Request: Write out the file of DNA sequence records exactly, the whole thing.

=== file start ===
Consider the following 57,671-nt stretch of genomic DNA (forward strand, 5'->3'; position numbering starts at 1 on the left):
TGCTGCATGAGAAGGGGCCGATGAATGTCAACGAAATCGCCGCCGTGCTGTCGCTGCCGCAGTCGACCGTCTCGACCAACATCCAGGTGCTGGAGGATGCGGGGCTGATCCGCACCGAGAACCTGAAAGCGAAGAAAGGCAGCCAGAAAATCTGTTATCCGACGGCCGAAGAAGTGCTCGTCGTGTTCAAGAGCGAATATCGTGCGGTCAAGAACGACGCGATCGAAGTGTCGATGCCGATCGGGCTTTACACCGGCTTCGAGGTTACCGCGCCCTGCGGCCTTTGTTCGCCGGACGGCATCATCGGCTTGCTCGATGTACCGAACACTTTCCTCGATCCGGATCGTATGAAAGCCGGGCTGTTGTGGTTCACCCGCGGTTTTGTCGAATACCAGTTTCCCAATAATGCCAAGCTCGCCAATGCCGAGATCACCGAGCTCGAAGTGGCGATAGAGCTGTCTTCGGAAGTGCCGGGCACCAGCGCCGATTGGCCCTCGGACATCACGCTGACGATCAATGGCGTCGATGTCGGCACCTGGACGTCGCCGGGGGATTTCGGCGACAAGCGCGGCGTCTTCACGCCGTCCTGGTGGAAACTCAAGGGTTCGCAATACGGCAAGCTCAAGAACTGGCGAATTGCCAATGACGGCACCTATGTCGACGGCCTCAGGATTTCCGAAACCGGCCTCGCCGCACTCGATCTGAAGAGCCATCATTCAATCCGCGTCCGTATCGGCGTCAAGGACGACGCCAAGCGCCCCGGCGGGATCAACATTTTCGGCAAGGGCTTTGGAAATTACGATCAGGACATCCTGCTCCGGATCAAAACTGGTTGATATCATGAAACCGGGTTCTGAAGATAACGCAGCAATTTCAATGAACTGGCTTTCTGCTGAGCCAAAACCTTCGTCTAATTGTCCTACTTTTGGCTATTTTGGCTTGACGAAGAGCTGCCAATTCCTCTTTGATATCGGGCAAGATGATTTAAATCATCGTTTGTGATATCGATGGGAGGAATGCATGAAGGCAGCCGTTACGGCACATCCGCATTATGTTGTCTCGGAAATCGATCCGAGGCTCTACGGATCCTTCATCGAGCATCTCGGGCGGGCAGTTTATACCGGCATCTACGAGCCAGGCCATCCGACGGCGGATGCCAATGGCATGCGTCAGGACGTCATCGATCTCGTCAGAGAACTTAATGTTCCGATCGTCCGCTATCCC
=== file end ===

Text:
Consider the following 57,671-nt stretch of genomic DNA (forward strand, 5'->3'; position numbering starts at 1 on the left):
TGCTGCATGAGAAGGGGCCGATGAATGTCAACGAAATCGCCGCCGTGCTGTCGCTGCCGCAGTCGACCGTCTCGACCAACATCCAGGTGCTGGAGGATGCGGGGCTGATCCGCACCGAGAACCTGAAAGCGAAGAAAGGCAGCCAGAAAATCTGTTATCCGACGGCCGAAGAAGTGCTCGTCGTGTTCAAGAGCGAATATCGTGCGGTCAAGAACGACGCGATCGAAGTGTCGATGCCGATCGGGCTTTACACCGGCTTCGAGGTTACCGCGCCCTGCGGCCTTTGTTCGCCGGACGGCATCATCGGCTTGCTCGATGTACCGAACACTTTCCTCGATCCGGATCGTATGAAAGCCGGGCTGTTGTGGTTCACCCGCGGTTTTGTCGAATACCAGTTTCCCAATAATGCCAAGCTCGCCAATGCCGAGATCACCGAGCTCGAAGTGGCGATAGAGCTGTCTTCGGAAGTGCCGGGCACCAGCGCCGATTGGCCCTCGGACATCACGCTGACGATCAATGGCGTCGATGTCGGCACCTGGACGTCGCCGGGGGATTTCGGCGACAAGCGCGGCGTCTTCACGCCGTCCTGGTGGAAACTCAAGGGTTCGCAATACGGCAAGCTCAAGAACTGGCGAATTGCCAATGACGGCACCTATGTCGACGGCCTCAGGATTTCCGAAACCGGCCTCGCCGCACTCGATCTGAAGAGCCATCATTCAATCCGCGTCCGTATCGGCGTCAAGGACGACGCCAAGCGCCCCGGCGGGATCAACATTTTCGGCAAGGGCTTTGGAAATTACGATCAGGACATCCTGCTCCGGATCAAAACTGGTTGATATCATGAAACCGGGTTCTGAAGATAACGCAGCAATTTCAATGAACTGGCTTTCTGCTGAGCCAAAACCTTCGTCTAATTGTCCTACTTTTGGCTATTTTGGCTTGACGAAGAGCTGCCAATTCCTCTTTGATATCGGGCAAGATGATTTAAATCATCGTTTGTGATATCGATGGGAGGAATGCATGAAGGCAGCCGTTACGGCACATCCGCATTATGTTGTCTCGGAAATCGATCCGAGGCTCTACGGATCCTTCATCGAGCATCTCGGGCGGGCAGTTTATACCGGCATCTACGAGCCAGGCCATCCGACGGCGGATGCCAATGGCATGCGTCAGGACGTCATCGATCTCGTCAGAGAACTTAATGTTCCGATCGTCCGCTATCCC